EU Parliament President David Sassoli Dies at 65, Remembered as Champion for Democracy

European Parliament President David Sassoli has died due to immune system complications.

The Italian politician had been struggling with his health since September but continued his duties as EU Parliament President as much as possible. He is remembered by his colleagues for his commitment to seeking justice, whether it was for migrants crossing the Mediterranean or political prisoners in Russia.

"We can be that hope when we don't ignore those in need," Sassoli had said during his new year address. "When we don't build walls on our borders. When we fight all forms of injustice. Here's to us, here's to hope."

Sassoli helped preside over the European Union alongside European Commission President Ursula von der Leyen and European Council President Charles Michel. Despite the coronavirus pandemic and internal conflicts, he was recognized as a compromiser who brought difficult debates to successful conclusions.

"Everyone loved his smile and his kindness, yet he knew how to fight for what he believed in," said von der Leyen in a statement.

Michel shared a similar sentiment, calling him a "sincere and passionate European. We already miss his human warmth, his generosity, his friendliness and his smile."

Sassoli is survived by his wife and two children. The European Commission will hold a minute of silence during their meeting on Wednesday, and flags are currently down at half-mast at the EU's headquarters in Brussels, Germany.

David Sassoli
European Parliament President David Sassoli looks on during a joint press conference at the Foreign Affairs ministry during to the Conference of Presidents of the European Parliament, in Paris on December 9, 2021. Sassoli died on Tuesday after a battle with immune system complications. Photo by Bertrand Guay/Pool/AFP via Getty Images

"Our union has lost at the same time an Italian patriot, a great European and a tireless humanist," French President Emmanuel Macron said.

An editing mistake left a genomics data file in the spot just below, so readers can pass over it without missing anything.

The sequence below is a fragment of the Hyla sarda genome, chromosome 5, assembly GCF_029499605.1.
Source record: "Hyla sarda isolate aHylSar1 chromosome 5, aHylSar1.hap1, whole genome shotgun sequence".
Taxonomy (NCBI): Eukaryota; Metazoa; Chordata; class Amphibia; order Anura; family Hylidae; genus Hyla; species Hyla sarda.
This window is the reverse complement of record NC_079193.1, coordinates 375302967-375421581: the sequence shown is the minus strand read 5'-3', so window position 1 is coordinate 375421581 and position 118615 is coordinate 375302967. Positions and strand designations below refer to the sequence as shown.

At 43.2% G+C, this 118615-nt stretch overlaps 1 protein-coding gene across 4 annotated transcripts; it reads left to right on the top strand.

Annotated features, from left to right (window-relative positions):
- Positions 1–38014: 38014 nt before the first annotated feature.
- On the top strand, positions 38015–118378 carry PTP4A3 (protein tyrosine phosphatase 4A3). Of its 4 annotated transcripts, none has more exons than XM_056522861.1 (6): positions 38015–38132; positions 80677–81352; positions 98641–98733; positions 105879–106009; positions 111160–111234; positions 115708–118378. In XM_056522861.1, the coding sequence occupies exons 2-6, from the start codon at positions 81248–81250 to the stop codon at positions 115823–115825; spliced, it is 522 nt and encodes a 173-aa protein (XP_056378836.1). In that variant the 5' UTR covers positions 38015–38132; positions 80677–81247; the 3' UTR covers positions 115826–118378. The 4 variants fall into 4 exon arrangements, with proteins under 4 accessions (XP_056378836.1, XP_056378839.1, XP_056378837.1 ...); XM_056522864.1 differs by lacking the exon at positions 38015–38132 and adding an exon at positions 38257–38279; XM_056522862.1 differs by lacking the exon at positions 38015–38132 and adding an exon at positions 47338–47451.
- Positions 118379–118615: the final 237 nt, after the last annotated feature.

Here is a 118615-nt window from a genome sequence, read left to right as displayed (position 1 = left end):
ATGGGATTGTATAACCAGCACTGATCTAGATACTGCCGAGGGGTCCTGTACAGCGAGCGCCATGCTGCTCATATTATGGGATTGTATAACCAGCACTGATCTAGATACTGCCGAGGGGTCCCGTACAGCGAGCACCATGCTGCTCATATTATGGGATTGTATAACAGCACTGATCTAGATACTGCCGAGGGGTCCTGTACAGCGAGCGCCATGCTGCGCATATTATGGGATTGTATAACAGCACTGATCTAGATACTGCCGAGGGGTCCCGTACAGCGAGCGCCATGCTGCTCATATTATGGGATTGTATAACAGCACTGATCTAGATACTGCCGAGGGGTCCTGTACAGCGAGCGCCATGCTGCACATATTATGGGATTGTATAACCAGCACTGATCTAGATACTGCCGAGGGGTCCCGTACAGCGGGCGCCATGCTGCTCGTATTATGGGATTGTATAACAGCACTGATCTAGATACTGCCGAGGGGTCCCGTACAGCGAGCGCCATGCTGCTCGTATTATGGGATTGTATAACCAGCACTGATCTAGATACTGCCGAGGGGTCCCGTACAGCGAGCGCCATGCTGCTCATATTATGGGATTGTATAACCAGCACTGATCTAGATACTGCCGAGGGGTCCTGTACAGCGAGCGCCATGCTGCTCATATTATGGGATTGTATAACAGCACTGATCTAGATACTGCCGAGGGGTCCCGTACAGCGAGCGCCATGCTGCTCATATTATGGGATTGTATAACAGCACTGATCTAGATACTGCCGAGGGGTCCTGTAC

Over the past few months, he improved enough to preside over a European Parliament session in December to give the EU's main human rights award, the Sakharov Prize, to Russian opposition leader Alexei Navalny's daughter.

Pope Francis, who received Sassoli in an audience last year, sent an unusually heartfelt telegram of condolences to Sassoli's wife, paying tribute to him as an "animated believer of hope and charity ... who, in a peaceful and respectful way, worked for the common good with a generous commitment."

A lifelong fan of the Fiorentina football club, he emulated the refined style of the team where Gabriel Batistuta and Roberto Baggio thrived. But in the end, like the Florence club, he also never got to reach the very highest level. Being head of the European Parliament doesn't compare to being a prime minister or leading the European Commission or Council.

Even if he was often overshadowed by von der Leyen and Michel, Sassoli led an institution which has become ever more powerful over the years and has become instrumental in charting the course of the European Union in many sectors, be it the digital economy, climate or Brexit.

His pinnacle came on the European scene, but he was just as respected in his native Italy.

Italian Premier Mario Draghi sent condolences on behalf of the Italian government and paid tribute to Sassoli as "a man of institutions, a profound pro-European, a passionate journalist, Sassoli was a symbol of balance, humanity, generosity."

The head of Sassoli's Democratic Party and a longtime friend, Enrico Letta, praised Sassoli's European passion and vision and vowed to carry them forward, though "we know we're not up to it."

Sassoli was first elected to the European Parliament in 2009. He won another term in 2014 and served as its vice president. He started out as a newspaper journalist before entering broadcasting as a high-profile presenter in Italy. It was a stepping stone for his political career.

He had considered running for the second part of the five-year term which starts next week, but decided not to run for reelection when lawmakers choose their new president in Strasbourg, France.

Roberta Metsola, the Christian Democrat who was set to take over from Sassoli next week, said "I am heartbroken. Europe has lost a leader, I have a lost a friend, democracy has lost a champion." She said Sassoli "dedicated his life to making the world a better, fairer place."

The Associated Press contributed to this report.

EU Half-Mast
EU flags fly at half-mast outside the European Parliament in Strasbourg, eastern France, on January 11, 2022, as a tribute to European Parliament President David Sassoli, who has died at the age of 65. Sassoli died in the early hours of Tuesday in the hospital where he had been admitted on December 26 for what his spokesman had said was "a serious complication due to a dysfunction of the immune system." Photo by Patrick Hertzog/AFP via Getty Images